This article is about the demographic features of the population of the United Kingdom, including population density, ethnicity, education level, health of the populace, economic status, religious affiliations and other aspects of the population.
According to the 2001 census, the total population of the United Kingdom was 61,789,194—the third-largest in the European Union (behind Germany and metropolitan France) and the 21st-largest in the world. Its overall population density is one of the highest in the world, due to the particularly high population density in England. Almost one-third of the population lives in England's southeast and is predominantly urban and suburban, with about 8.2 million in the capital city of England, London. The United Kingdom's extremely high literacy rate (99%) is attributable to universal public education introduced for the primary level in 1870 (Scotland 1872, free 1890) and secondary level in 1900. Education is compulsory from the ages of 5 to 16, with an option to continue education free of charge in the form of A-Levels, vocational training or apprenticeship to age 18. About two-fifths of British students go on to post-secondary education (18+). The Church of England and the Church of Scotland function as the official national churches in their respective countries, but all the major religions found in the world are represented in the United Kingdom.
The UK's population is predominantly White British. Being located close to continental Europe, the countries that formed the United Kingdom were subject to many invasions and migrations, especially from Scandinavia and the continent, including Roman occupation for several centuries. Historically, British people were thought to be descended mainly from the varied ethnic stocks that settled there before the 11th century; the pre-Celtic, Celtic, Roman, Anglo-Saxon, Norse and the Normans, who had lived in Northern France. However, recent genetic analysis appears to indicate that around 80% of British DNA comes from an indigenous population who settled Britain around 12,000 years ago, with subsequent invaders contributing very little to the genepool. Although Celtic languages are partially spoken in Scotland, Cornwall, and Northern Ireland, the predominant language overall is English. In North and West Wales, Welsh is widely spoken as a first language, but much less so in the more English dominated South East of the country.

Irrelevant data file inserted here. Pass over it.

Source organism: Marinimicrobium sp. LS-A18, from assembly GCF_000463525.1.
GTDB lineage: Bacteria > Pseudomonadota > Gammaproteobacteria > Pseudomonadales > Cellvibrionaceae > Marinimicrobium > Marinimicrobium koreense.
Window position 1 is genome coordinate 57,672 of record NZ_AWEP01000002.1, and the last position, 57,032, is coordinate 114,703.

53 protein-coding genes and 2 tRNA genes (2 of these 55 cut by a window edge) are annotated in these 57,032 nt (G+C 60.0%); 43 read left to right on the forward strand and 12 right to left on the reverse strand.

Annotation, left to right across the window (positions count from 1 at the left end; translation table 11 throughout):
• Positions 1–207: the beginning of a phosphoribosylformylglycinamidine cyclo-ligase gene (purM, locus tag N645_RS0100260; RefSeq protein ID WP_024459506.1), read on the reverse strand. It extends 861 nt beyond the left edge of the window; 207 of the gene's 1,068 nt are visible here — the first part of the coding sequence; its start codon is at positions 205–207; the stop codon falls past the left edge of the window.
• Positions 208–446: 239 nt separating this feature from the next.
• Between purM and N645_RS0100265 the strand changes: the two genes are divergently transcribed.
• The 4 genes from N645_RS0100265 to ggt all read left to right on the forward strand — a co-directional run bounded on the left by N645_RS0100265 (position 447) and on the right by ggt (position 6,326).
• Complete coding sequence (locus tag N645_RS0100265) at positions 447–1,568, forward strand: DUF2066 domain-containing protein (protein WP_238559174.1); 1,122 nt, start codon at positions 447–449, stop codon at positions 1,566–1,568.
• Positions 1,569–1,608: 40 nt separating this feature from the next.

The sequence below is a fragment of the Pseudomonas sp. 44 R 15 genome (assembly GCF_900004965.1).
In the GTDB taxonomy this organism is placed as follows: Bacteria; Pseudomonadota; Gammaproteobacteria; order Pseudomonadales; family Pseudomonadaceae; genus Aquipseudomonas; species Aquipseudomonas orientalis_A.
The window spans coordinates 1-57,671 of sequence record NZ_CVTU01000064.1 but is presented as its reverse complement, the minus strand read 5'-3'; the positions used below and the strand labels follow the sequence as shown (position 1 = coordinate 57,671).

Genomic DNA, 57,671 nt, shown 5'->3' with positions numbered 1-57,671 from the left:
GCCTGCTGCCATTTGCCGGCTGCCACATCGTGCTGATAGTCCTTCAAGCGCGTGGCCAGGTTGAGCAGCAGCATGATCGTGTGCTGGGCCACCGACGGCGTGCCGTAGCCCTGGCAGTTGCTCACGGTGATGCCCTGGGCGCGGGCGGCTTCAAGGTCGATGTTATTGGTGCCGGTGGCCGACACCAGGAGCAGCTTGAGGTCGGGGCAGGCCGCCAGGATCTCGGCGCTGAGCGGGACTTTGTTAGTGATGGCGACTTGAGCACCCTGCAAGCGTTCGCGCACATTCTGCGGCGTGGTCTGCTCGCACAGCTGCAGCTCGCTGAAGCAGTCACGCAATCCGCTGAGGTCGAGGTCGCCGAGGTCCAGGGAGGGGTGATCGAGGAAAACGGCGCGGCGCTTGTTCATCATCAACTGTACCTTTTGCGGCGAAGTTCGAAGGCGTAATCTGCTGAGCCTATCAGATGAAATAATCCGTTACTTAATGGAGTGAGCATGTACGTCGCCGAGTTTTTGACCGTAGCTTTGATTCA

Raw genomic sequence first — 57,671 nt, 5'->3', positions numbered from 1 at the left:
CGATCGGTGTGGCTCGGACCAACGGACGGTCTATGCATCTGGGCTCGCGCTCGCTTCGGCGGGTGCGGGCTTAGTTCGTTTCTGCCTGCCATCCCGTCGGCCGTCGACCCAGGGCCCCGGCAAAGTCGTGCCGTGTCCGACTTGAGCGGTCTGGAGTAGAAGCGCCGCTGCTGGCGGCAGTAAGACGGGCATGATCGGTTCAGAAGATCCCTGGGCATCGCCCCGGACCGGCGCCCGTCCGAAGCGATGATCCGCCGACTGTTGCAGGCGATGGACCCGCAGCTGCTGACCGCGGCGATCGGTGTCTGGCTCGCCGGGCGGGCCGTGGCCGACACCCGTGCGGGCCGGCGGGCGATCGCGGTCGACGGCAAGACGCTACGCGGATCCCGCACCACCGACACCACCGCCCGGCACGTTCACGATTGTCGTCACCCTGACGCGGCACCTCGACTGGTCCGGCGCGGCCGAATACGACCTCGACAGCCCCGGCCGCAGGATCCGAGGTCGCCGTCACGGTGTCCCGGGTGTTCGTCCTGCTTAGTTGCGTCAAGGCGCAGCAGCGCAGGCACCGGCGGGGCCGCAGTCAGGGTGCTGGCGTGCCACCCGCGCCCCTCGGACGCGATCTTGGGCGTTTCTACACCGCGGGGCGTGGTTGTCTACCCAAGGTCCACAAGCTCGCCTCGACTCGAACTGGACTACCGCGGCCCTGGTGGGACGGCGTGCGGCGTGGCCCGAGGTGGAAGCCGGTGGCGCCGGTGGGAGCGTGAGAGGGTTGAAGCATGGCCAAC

Three sets of demographic statistics are useful to governments and others concerned with their nations’ political and economic stability. The first is an enumeration of the number of inhabitants distinguished by age, sex, and occupation. The second involves a continuous record of population trends from the registration of births, marriages, and burials. The third is documentation of the extent of internal and external migration.
Before 1800, England had none of these except for the civil registration of births, marriages, and burials briefly attempted under the Commonwealth (1653–1660) and an even more short-lived initiative of the same kind in 1694 in connection with the attempt to raise a tax on the occasion of every birth, marriage, and death—paupers excepted. At that time, the chief source of information on the demography was provided by parish registration of baptisms, marriages, and burials that had occurred in the parish churches, supplemented by information on mortality in the Bills of Mortality that were published for certain large towns and by inferences drawn from various counts of taxpayers. The article focuses on the reliability of the parochial registration system and the way in which it was exploited by the state as measured against the state’s objectives for establishing it in 1538. These objectives were rarely achieved. By the end of the 18th century, the parish registers were falling short of providing a national system of registration. Neither had the registers at any time provided the requisite detail to allow the verification of age, lineal descent, or right of inheritance. They had not been used as a way of raising revenue except briefly between 1694 and 1705. Moreover, the Anglican Church was extremely lax about the enforcement of its own regulations regarding the appropriate time for registering baptisms, burials, and marriages.